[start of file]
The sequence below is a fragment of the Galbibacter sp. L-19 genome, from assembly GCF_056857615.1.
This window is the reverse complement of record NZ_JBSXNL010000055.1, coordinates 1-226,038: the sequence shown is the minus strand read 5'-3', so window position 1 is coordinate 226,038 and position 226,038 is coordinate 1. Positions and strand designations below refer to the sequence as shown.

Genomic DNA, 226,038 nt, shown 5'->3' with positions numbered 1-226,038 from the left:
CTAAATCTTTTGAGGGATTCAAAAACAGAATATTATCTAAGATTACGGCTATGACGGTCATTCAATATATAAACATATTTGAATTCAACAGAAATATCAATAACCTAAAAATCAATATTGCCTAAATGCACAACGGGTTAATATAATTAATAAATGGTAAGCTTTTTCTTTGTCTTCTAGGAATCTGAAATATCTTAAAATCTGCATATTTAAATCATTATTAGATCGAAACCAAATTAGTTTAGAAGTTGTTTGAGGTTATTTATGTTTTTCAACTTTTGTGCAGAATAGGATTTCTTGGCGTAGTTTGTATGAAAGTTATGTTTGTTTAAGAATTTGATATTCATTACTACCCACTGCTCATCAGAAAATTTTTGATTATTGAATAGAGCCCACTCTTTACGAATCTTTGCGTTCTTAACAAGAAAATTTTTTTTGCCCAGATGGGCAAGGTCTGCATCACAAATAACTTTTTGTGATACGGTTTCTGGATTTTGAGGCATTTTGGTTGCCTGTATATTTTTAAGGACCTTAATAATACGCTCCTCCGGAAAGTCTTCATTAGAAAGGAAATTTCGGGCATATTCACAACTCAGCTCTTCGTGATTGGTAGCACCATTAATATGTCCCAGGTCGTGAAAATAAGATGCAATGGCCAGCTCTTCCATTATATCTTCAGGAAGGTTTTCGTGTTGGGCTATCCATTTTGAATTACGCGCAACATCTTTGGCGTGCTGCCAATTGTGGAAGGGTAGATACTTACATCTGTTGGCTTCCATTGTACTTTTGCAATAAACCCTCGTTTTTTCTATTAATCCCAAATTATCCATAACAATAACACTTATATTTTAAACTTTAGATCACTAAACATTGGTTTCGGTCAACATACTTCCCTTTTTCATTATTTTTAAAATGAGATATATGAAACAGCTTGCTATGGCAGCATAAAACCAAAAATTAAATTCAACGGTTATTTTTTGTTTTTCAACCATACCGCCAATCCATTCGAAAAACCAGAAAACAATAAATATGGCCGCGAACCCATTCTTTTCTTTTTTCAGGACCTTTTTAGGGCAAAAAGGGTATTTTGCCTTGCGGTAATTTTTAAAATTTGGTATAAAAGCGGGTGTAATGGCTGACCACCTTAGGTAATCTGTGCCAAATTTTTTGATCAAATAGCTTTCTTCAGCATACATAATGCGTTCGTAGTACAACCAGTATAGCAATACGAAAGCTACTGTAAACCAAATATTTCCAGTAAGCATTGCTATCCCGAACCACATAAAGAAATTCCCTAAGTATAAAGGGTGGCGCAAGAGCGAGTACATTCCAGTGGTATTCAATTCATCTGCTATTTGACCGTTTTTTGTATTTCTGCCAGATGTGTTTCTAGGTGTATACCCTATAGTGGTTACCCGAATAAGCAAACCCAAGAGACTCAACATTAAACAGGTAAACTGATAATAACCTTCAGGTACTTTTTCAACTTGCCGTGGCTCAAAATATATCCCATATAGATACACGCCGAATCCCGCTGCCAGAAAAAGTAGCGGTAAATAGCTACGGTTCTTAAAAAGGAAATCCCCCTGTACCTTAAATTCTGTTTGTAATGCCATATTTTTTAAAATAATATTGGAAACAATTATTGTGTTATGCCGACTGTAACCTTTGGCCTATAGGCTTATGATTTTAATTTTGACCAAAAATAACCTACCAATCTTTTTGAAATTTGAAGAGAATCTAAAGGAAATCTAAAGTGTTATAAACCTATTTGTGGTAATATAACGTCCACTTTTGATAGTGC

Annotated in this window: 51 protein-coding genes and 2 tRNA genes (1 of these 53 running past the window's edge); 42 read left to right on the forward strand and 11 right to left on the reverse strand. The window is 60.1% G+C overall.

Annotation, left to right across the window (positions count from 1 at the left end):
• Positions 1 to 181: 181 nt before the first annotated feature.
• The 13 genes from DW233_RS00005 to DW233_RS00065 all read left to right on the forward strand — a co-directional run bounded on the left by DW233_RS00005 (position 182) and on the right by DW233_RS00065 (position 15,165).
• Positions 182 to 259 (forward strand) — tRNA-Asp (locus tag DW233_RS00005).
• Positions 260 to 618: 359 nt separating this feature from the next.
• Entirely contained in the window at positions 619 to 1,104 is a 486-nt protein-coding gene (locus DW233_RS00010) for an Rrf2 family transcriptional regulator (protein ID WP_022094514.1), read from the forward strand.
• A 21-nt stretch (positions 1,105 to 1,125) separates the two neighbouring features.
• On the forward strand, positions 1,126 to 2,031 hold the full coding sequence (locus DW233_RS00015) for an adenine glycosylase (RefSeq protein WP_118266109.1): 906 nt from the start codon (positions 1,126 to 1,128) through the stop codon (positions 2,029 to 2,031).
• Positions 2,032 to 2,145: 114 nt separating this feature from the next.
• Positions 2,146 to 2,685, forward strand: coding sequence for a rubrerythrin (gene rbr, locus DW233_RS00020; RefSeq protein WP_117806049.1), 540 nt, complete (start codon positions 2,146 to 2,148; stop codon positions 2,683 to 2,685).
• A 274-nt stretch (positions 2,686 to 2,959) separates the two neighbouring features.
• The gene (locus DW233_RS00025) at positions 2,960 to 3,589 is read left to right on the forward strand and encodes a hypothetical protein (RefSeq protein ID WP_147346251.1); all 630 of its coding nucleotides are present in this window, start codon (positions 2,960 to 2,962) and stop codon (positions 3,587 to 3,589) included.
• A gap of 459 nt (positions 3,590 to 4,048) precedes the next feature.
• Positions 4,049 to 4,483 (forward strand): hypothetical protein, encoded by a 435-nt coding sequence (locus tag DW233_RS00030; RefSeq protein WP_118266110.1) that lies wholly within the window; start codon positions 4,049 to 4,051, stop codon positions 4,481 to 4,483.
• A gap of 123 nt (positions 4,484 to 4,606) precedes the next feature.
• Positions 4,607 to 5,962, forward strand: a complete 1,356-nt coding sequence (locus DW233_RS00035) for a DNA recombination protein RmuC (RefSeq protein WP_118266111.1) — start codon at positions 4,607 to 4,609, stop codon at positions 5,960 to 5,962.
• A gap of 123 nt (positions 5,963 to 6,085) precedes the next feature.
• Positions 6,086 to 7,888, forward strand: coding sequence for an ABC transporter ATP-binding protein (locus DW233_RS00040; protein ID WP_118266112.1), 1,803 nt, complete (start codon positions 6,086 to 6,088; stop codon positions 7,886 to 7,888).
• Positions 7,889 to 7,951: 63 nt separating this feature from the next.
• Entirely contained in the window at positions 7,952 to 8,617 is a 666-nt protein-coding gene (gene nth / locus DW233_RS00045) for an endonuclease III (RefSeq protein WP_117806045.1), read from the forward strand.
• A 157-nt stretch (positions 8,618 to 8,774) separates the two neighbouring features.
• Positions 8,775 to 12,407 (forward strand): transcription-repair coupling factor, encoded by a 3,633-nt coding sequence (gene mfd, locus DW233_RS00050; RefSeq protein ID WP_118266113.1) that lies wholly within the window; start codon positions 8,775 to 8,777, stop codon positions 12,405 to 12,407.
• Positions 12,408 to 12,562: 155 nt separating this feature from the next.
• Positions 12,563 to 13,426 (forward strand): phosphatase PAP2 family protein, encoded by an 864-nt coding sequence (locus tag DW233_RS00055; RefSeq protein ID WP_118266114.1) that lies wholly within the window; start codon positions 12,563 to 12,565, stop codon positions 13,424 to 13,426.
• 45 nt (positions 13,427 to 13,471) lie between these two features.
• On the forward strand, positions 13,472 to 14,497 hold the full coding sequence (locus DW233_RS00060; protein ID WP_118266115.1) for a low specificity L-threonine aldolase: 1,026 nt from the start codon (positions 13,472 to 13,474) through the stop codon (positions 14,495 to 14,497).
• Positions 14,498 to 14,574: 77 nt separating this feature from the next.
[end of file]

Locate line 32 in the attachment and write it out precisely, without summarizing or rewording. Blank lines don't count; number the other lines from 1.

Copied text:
• Positions 14,498 to 14,574: 77 nt separating this feature from the next.